We are not going to claim that Missouri has the BEST smallmouth fishing in the United States. We will stake the claim that it deserves consideration for this honor.
At any rate, Missouri has some great streams and rivers for bronzebacks. If you are interested in fishing for this game fish, read on. You will soon find yourself (pun intended) hooked on this exciting fish and the awesome beauty of the Ozarks that surround nearly all these streams.
Missouri has some of the best smallmouth bass fishing in the country. This fact cannot be debated. Countless rivers, streams, creeks, and reservoirs hold excellent populations of bronzebacks, so finding a place to fish shouldn't be difficult at all. While the best smallmouth bass fishing is usually found south of the Missouri River, smallmouth bass can be found across the state.
As stated above, smallmouth bass can be found across the state, but your best opportunities will be found in the Ozark Mountains in the southern half of the state. Any water that holds a modest permanent flow will probably hold a least a few smallmouth, but generally the bigger the water, the bigger the bass. Streams that are at least moderately spring-fed are usually best, as they tend to have a more stable water flow and the water tends to be cooler. Some excellent smallmouth bass streams in Missouri include the Big Piney River, the James River, Current River, Jacks Fork River, Meramec River, Bourbeuse River, Big River, Gasconade River, and the upper Black River. Excellent smallmouth bass lakes include Bull Shoals, Norfork, Stockton, and Table Rock Lake.
In Missouri streams, fishing methods don't vary a lot. Small tube baits, rubber worms, crankbaits, and spinnerbaits tend to be the most popular artificials. Nightcrawlers, crayfish, and minnows work and are excellent live baits. Cast upstream, and drift (or retrieve) your lure downstream. If you are using live bait, bounce it along the bottom, but don't weight it down so much that it doesn't move with the current. If you are using minnows, you should use a bobber. Fly fishing is also productive for stream smallmouth. Woolly Buggers, Clouser Minnows, Muddler Minnows, and various nymphs all work quite well. When spin fishing, use a light action rod and four to eight pound test. When fly fishing, a rod weight of five to eight, with a leader size of 3x or smaller.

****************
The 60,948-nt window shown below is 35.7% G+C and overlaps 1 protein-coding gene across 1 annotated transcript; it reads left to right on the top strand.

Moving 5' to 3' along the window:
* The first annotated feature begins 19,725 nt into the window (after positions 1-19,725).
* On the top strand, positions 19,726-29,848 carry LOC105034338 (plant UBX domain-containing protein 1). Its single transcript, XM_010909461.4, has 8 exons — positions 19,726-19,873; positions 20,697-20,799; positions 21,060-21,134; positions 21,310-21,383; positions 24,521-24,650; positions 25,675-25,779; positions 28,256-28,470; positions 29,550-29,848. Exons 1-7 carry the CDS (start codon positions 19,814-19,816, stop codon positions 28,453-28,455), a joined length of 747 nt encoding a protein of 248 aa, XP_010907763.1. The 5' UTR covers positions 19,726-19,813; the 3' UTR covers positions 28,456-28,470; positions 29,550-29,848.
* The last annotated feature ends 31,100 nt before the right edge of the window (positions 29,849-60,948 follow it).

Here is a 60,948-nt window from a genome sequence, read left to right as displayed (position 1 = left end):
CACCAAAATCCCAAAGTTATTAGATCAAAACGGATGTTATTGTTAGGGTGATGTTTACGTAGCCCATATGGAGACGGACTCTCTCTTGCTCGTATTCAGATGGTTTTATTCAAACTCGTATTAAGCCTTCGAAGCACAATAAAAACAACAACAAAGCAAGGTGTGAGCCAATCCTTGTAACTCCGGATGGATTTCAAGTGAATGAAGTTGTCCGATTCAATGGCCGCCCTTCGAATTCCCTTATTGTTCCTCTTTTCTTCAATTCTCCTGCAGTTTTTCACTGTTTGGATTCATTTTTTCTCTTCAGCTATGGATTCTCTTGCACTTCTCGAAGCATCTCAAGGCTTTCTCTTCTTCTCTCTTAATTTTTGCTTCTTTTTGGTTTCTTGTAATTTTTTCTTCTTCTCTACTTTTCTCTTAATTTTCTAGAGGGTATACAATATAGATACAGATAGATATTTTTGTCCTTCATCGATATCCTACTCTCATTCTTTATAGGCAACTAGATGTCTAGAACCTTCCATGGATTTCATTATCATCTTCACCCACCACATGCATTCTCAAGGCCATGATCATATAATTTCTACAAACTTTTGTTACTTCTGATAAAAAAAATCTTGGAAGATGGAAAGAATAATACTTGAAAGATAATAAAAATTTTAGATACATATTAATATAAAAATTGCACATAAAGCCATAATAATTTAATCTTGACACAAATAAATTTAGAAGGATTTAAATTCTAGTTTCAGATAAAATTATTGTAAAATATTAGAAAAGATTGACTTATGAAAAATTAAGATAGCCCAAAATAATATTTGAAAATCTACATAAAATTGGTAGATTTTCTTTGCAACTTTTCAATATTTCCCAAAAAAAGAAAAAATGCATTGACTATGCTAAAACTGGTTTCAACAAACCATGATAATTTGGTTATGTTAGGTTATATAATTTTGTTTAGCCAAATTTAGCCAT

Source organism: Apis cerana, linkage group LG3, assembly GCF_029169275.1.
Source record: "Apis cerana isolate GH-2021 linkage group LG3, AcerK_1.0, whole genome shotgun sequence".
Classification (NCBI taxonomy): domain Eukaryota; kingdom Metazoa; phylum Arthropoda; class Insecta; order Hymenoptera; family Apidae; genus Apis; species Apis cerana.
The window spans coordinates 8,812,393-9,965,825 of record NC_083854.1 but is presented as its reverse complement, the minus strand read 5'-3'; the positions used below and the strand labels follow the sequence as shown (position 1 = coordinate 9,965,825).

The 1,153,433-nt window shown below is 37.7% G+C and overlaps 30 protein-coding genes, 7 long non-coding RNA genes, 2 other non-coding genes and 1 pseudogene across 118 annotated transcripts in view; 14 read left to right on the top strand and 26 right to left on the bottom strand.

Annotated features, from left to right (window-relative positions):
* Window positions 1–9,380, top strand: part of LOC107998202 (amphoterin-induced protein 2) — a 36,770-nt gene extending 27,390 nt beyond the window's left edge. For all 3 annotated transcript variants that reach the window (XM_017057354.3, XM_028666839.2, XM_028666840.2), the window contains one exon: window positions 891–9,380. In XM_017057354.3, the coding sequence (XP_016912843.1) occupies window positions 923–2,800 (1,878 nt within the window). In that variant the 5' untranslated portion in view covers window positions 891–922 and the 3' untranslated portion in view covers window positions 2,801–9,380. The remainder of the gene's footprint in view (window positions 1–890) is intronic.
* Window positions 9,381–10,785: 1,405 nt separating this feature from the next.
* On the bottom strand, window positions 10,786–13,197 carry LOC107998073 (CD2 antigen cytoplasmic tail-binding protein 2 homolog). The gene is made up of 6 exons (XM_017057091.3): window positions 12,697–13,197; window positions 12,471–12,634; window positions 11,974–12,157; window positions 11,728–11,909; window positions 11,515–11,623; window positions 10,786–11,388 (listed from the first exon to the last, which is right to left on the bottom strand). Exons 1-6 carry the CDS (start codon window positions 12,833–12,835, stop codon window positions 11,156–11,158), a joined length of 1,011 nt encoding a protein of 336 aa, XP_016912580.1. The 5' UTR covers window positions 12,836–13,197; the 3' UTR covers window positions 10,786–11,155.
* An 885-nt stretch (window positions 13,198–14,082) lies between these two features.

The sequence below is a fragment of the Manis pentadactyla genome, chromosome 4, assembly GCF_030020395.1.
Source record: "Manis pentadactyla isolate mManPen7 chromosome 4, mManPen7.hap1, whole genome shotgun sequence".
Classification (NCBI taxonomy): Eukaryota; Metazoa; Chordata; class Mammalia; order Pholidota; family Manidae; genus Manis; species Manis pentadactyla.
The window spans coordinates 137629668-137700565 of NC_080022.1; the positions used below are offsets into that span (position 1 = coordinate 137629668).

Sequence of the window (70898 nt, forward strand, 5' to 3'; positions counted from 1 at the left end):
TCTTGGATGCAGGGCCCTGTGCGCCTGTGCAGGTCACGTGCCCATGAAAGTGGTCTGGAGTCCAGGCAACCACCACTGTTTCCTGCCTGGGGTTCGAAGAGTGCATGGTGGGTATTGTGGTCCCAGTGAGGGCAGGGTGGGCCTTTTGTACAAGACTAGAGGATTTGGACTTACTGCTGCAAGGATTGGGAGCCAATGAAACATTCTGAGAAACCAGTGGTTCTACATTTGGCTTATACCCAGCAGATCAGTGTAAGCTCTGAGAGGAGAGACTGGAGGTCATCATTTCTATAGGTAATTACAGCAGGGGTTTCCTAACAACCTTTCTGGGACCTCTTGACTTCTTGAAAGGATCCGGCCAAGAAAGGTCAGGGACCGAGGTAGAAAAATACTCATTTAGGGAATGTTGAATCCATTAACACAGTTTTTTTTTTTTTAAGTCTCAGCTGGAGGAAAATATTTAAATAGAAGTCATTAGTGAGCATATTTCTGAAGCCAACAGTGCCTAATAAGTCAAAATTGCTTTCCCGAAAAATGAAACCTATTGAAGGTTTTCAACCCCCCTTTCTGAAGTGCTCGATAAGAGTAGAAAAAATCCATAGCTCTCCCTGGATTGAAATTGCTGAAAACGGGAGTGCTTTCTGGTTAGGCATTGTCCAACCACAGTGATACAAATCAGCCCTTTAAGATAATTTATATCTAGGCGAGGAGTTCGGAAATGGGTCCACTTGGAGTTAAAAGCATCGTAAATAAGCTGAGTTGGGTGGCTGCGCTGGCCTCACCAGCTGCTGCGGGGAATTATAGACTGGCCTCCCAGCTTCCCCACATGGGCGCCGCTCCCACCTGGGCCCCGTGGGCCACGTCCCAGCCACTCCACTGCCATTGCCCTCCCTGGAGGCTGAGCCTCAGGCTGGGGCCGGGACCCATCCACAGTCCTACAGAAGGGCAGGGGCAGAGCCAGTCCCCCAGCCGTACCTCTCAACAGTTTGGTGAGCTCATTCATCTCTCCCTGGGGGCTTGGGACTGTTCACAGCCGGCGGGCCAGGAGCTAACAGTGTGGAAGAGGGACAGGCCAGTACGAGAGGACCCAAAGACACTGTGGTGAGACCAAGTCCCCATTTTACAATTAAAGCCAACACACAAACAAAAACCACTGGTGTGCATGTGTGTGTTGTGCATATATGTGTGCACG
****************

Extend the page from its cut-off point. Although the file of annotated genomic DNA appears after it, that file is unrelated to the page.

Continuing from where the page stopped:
Smallmouth Bass have a lot of things working against them here in Missouri. The most threatening is the spotted bass. This species of black bass is native to streams in Southeastern Missouri, but was introduced into the Meramec River some time ago. Since then, they have ruthlessly invaded historically excellent smallmouth bass habitat throughout the Meramec basin. The Meramec River below St. Clair, and the entire Bourbeuse and Big River have been hit the hardest. Spotted bass have almost completely taken over these areas. As a response, the Missouri Department of Conservation has increased the daily limit, and removed the length limit on spotted bass throughout the Meramec Basin. Fisherman are encouraged to keep all the spotted bass they catch until they reach their daily limit. (Note: These special regulations which encourage the harvest of spotted bass only apply in the Meramec Basin, and nowhere else in Missouri.) Another threat to the smallmouth bass in Missouri is over harvest. Some streams just can't handle fisherman regularly taking the legal limit of smallmouth out of the stream, and poachers only make the situation worse. You can help by releasing most or all of the smallmouth bass you catch.
If you have never fished for smallmouth bass here in Missouri, you need to try it. They fight, pound for pound, as much as any fish you will encounter, and they are abundant throughout the Ozarks.